long, and has eight rattles in his tail, As Fancy never could have drawn,
which shows that he is nine years And never can restore.
old. The female is smaller and has WOLPR.
but five. Their docility is so great that having talked to them a little,
and stroked them with his hand, he AN ARGUMENT,
takes them as if they were rope's-ends, ADDRESSED TO SOPHY.
and puts thein
his breast until they Whenever, Sophy. I begin
wind round his neck and kiss To try your heart to move,
him. Far from injuring their master, You tell me of the crying sin
these dreadful reptiles seem to emulate of unchaste, lawless love.
one another in evincing their attach• Compare pp.85, and 106, of this vol. ment to him. Besides the education
of these spakes, M. Neale
his put in possession of an original and security in another cause ; for he has celebrated likeness of Columbus. a remedy for their bite of which he Its more particular history has been inakes no secret. The first thing, he forwarded to Washington, where the says, is to wash one's mouth with picture is destined to add to those warm oil, then to suck the wound, already in the Capitol. By a certiafterwards to drink plentifully of a ficate from the President of the Nadecoction of spake root, which ope- tional Museum of Seville, verified at rates as an emetic. M. Neale opens the the office of the Political Chief of that mouths of his snakes, and shows their city, and which is attached to the fangs. They arein the upper jaw, canvass, we observe that it is identified two on each side'; and if extracted in all its parts as an original, and by are renewed. They are pointed, bent the same master who produced the behind, and lie flat towards the throat full length likeness of Columbus which when the animal does not want to make is still in Seville.-The certificate use of them. The venom exudes from further states, that this is the same a little bladder which is at the root of that was in the Cartuja. the tooth. These animals change It is presented to the nation by their skin, in summer, once every two George G. Barrell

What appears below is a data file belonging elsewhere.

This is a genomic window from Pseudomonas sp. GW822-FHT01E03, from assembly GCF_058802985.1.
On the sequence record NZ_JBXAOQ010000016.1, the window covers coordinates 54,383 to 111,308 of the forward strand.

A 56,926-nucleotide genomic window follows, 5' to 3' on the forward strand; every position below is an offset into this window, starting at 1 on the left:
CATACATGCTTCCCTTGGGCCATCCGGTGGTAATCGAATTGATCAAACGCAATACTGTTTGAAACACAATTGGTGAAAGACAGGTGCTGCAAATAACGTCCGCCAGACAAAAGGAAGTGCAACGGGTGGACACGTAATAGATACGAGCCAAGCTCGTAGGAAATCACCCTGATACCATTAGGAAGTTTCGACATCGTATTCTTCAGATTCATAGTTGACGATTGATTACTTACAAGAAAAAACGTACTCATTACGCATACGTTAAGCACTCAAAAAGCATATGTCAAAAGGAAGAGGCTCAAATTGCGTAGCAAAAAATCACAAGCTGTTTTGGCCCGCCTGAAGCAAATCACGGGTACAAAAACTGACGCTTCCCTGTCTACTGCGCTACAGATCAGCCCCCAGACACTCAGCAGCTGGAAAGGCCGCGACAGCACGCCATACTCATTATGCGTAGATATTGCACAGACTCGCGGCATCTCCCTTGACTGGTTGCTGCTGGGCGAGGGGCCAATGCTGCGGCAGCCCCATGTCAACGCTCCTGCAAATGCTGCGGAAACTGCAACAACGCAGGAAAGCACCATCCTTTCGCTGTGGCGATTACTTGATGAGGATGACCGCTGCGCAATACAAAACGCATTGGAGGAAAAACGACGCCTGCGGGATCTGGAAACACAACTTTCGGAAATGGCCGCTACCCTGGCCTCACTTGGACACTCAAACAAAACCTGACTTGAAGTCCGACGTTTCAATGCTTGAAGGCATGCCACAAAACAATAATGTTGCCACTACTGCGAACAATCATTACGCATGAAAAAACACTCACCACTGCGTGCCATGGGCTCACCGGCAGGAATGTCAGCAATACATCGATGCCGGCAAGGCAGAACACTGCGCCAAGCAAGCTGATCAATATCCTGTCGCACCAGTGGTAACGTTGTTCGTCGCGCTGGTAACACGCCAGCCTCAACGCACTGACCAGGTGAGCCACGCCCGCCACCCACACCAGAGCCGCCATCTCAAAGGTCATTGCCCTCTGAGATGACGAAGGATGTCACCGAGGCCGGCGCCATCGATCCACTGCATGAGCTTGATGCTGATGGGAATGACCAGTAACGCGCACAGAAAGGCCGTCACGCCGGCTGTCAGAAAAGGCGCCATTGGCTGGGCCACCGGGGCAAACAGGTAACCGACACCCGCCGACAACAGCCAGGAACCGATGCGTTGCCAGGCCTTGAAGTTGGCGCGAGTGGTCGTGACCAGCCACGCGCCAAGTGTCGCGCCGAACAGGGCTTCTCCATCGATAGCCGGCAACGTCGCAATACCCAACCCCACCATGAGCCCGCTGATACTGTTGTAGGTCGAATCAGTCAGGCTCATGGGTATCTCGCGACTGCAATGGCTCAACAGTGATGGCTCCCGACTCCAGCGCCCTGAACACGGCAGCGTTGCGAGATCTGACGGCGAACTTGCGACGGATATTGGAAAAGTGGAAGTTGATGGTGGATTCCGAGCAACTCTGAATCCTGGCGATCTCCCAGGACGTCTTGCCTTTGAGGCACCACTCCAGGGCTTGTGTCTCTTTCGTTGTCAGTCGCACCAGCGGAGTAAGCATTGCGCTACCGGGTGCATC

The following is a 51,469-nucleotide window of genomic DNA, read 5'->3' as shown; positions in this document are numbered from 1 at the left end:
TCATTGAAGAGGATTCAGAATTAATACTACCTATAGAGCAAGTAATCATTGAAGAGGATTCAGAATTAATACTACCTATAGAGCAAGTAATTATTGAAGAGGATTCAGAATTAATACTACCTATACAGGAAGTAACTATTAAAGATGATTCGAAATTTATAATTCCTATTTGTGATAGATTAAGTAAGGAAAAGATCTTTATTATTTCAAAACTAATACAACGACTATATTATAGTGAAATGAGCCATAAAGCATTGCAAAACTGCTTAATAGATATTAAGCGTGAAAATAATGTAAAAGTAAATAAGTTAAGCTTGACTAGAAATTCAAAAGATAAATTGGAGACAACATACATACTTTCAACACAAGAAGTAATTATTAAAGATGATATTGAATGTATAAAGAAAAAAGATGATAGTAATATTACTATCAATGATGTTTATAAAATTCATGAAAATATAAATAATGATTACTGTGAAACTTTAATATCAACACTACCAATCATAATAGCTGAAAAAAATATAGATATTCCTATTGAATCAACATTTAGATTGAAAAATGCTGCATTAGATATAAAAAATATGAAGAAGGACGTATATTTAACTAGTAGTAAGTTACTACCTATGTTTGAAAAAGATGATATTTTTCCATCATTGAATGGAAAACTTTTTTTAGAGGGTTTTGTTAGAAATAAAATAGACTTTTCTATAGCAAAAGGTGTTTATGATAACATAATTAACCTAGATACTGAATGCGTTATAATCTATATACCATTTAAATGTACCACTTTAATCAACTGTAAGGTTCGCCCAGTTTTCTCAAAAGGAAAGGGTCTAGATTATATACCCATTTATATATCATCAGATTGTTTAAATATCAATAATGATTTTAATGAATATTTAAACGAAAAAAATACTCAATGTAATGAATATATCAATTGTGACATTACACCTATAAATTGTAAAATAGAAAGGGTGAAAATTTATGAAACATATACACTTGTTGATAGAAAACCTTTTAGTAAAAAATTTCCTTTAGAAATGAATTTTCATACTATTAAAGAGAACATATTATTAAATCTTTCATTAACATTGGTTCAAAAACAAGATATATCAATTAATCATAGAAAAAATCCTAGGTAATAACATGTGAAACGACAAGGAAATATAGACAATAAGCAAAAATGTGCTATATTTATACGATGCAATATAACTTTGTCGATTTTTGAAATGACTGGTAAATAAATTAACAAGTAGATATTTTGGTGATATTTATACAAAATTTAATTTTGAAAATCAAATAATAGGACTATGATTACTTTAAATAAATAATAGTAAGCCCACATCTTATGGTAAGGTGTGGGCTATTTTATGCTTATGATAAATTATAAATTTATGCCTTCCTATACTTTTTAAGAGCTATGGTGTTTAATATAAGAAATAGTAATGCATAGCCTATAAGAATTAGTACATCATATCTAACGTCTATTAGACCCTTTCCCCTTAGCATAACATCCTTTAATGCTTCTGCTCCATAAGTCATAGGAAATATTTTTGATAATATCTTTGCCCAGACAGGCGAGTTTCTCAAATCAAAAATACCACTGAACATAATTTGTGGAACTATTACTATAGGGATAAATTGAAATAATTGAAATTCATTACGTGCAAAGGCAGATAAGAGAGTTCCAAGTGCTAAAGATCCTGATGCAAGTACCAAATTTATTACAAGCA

, Esq. United States months. \ Every year except the first, Consul at Malaga,' who secured they acquire a new horn rattle, whence the possession of it at Seville, by the they derive their name. They seldom aid of the Prior of the Cartuja, when shake them, and only when they are that Institution suffered supirritated, rather when they pression. want to fix the attention of their The painting itself manifests the prey ; that is to say, of the most hand of a master, and is well prelively animals, such as birds and squir- ' served ; but its chief value consists in rels. M. Neale maintains the truth its being an original and true likeof the charming-power which these ness of Columbus ; as such to Amerispakes have been said to possess, hav- cans it must be deemed a valuable ing observed an instance it in his acquisition—and to the votaries of garden, on the part of his own snakes ; painting a triumph of their art, which the victim, conquered by his fears, possesses thus a faculty to rob from falling from branch to branch, and the grave that portion of its terrors rock to rock, until his enemy darted which it derives from oblivion. upon him. But he denies that there (“ New-York Daily Advertiser," 27 is any thing offensive in the breath of
August, 1823.) these animals, having frequently received their close caresses ; on the GRAND Junction. A few months contrary, he is convinced that it is soft more, and the Grand Western Canal and agreeable !
will cause our inland seas and the (“ Richmond Enquirer,” April,1824.) ocean to mingle their great wa
ters. Ten thousand men, or about DISPATCH.--A gentleman in this city that numher are now employed in the dispatched an order to England on unrivalled enterprize-the offspring the 16th of January last, for a quan- of the bold and masculine policy of tity of Dry Goods, and yesterday they our present Chief Magistrate. We arrived in the packet ship Columbia ; have just been informed that a canal making but 53 days since the order is to be cut from Providence, Rhode was sent.
Island, to Worcester in the State of (“New-York National Intelligencer"
Massachusetts, the distance being 9 March,1824)
about forty miles.—We deem this
canal of great importance to the city PORTRAIT OF COLUMBUS. — We are of New York. It will increase her highly gratified to state, that by the commerce, and hasten her on, with last arrival from Spain, our country is other combining circumstances, to that